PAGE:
#Loeries22: The rise of the metaverse and the question of ethics
This is according to the Red and Yellow Creative School of Business which hosted the second masterclass on Wednesday on making meaning of the metaverse.
Hosted by managing director Verusha Maharaj, head of marketing Elizabeth Lee Ming and head of academics Carmen Schaefer, they believe that although the metaverse presents vast possibilities it also has serious ethical considerations that need to be confronted. They take us through some case studies that have been successful in their introduction to the virtual world…
Metaforce: The power of community
The Covid-19 pandemic had a negative effect on sports fans’ feeling of community because they were unable to attend live matches such as the 2021 Super Bowl. In response Super Bowl in partnership with video game Fortnite created a virtual stadium that gave football fans an authentic experience that allowed them to play football-inspired games. Some players were able to have meet and greets with football players in the metaverse which made them feel a sense of community.
Maharaj said another metaverse success was when ketchup brand Heinz created the hidden spots campaign that allowed gamers to find a ‘safe space’ to eat while playing Fortnite video games.
These examples allowed users to feel that they overcame a challenge together.
Metacreators: Brand building in the metaverse
Maharaj said more than 50% of brands agree they need to explore the metaverse.
She said although it is good brands are starting to understand the importance of the metaverse, they need to understand it is not a once-off event or a gimmick.
According to Maharaj, AB InBev has successfully done this with their John McEnroe virtual match for client Michelob Ultra.
“This was the first of its kind portal and helps us reimagine how we can play, learn and interact…we need to build on and not replace the human experience,” said Maharaj.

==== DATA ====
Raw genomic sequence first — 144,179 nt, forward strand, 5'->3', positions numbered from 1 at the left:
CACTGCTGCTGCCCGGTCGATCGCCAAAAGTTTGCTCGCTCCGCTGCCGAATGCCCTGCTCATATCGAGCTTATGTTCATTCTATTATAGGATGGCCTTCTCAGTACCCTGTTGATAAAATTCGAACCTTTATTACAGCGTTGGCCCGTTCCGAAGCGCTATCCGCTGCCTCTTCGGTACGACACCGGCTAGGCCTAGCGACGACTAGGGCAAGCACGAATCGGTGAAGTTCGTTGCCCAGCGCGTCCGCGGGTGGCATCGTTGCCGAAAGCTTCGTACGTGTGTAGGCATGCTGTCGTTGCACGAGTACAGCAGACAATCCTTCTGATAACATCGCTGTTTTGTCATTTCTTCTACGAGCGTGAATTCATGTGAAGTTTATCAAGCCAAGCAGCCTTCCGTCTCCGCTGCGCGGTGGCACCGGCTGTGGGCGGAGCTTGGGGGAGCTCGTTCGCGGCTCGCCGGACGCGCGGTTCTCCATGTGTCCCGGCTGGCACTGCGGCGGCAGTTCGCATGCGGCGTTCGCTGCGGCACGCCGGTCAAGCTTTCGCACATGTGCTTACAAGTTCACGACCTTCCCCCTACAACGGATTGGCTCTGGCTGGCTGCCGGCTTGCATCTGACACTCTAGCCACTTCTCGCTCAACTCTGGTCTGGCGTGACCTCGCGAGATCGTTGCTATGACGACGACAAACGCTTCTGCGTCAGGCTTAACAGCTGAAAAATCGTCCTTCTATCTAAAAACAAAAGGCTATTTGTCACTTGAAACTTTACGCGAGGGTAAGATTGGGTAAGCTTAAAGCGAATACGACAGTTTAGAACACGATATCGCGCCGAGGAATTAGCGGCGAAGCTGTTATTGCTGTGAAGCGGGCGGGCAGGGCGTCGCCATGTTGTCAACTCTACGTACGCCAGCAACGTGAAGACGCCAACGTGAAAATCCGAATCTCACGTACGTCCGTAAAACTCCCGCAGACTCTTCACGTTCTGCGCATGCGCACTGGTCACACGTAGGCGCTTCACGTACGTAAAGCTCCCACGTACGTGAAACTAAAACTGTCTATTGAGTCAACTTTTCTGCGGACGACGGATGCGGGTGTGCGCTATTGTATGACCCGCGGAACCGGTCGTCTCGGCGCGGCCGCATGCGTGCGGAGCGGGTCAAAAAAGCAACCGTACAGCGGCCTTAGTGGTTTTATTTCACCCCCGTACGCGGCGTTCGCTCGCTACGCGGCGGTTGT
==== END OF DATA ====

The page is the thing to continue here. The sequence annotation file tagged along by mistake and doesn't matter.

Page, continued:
She said Decathlon, a French sports retailer, has set a good example of brand building and creating a sense of community.
The brand gave six prisoners a chance to be part of an e-cycling team that allowed them to be a part of a community and reconnected them with society from behind bars.
During a tournament, they were encouraged to keep going by their community which had a positive impact on their mental health.
Maharaj said it’s estimated by 2026 that consumers will spend an hour in the metaverse and brands must not be left behind.
Metaeconomy: Commerce in the metaverse
Razorfish research says 15% of the Gen Z fun budget is spent in the metaverse and the industry is expected to be worth $3tn by 2031.
Some examples that are cropping up are in fashion where brands are selling clothes for avatars.
A successful example is Prada and Adidas who collaborated and launched an NFT collection with one of the pieces being sold for $100,000.
“Brands underestimate that a digital product has the same [financial] impact on the brand as a physical product. It’s critical to play to win and not just play to be in it,” said Maharaj.
Betaverse: Ethics in the metaverse
Schaefer said there is a belief that mistakes will not happen in the metaverse and it will be free of real-world issues such as sexism and racism.
She said although these issues will exist in the metaverse there is a potential for unconscious bias to be reduced.
Schaefer said one of the tangible effects is that it has been successful in reducing reliance on opioids. “Virtual reality has been proven to help patients manage pain. Some companies are allowing patients to use VR to use them at home to relieve pain.”
But there are still ethical considerations to the metaverse. For example, making sure that avatars can be as life-like as possible to allow different cultures and races to be represented in the metaverse.
There are also issues of accessibility, in vastly unequal countries such as South Africa we have to ask if everyone will have access to the metaverse and what impact this will have on existing inequality.
“It’s not a Utopia and brands should be mindful of the deepening digital divide and many people will not have access to these worlds. Especially people who are unbanked and can’t pay for all these services. [Brands] need to leverage resources to make sure people have access to these worlds,” said Schaefer.
“We also have expensive data costs in South Africa. There will be a differentiation between the haves and the have-nots,” she said.
However, Schaefer said people are more mindful today than when social media started and that it is up to creators to ensure that the metaverse is not only safe but accessible for all.
“Brands must choose wisely on who they hire to build these digital worlds,” she concluded.